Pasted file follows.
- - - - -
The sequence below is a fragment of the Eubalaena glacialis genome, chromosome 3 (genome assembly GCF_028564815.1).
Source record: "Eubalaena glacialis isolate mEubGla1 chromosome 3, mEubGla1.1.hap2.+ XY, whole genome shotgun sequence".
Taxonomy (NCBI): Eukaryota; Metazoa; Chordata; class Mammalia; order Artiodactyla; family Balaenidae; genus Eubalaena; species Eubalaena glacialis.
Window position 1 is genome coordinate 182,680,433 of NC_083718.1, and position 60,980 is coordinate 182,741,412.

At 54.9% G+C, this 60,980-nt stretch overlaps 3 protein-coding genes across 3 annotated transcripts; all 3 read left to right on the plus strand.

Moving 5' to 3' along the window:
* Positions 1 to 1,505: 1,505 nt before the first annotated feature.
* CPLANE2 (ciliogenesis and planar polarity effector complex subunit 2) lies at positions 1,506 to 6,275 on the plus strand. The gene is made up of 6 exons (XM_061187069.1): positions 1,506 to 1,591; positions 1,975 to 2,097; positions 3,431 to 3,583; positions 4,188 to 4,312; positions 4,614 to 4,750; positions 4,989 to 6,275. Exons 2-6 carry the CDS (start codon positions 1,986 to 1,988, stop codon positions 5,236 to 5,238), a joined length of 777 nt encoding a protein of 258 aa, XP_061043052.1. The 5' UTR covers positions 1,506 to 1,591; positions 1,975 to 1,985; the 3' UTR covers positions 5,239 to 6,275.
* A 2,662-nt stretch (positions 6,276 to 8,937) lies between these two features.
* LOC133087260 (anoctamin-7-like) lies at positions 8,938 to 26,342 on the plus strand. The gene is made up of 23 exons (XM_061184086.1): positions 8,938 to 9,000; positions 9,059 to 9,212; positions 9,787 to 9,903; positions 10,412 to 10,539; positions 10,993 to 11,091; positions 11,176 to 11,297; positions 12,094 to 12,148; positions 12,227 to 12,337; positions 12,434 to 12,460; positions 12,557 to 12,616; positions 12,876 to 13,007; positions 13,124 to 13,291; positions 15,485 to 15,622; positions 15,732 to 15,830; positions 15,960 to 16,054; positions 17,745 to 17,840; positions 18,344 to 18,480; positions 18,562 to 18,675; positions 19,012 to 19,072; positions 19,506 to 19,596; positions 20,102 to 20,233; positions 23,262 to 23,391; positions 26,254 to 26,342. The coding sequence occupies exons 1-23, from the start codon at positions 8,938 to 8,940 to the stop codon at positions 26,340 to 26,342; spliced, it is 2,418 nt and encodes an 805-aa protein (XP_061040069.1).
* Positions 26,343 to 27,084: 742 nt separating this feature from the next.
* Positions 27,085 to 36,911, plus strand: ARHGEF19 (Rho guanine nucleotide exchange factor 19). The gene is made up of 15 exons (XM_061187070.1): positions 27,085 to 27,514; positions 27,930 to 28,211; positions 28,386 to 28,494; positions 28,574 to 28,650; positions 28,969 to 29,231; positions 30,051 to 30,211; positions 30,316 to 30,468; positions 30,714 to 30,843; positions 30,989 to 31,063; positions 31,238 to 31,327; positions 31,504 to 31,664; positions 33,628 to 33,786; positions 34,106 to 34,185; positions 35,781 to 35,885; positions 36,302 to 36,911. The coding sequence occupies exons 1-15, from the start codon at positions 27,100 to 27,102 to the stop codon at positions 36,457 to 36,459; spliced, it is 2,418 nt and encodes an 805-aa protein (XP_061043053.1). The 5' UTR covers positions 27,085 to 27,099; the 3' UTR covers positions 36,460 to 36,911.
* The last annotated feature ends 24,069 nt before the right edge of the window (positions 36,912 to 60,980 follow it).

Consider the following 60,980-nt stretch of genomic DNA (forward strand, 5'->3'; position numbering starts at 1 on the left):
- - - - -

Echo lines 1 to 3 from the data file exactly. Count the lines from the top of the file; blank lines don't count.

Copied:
The sequence below is a fragment of the Eubalaena glacialis genome, chromosome 3 (genome assembly GCF_028564815.1).
Source record: "Eubalaena glacialis isolate mEubGla1 chromosome 3, mEubGla1.1.hap2.+ XY, whole genome shotgun sequence".
Taxonomy (NCBI): Eukaryota; Metazoa; Chordata; class Mammalia; order Artiodactyla; family Balaenidae; genus Eubalaena; species Eubalaena glacialis.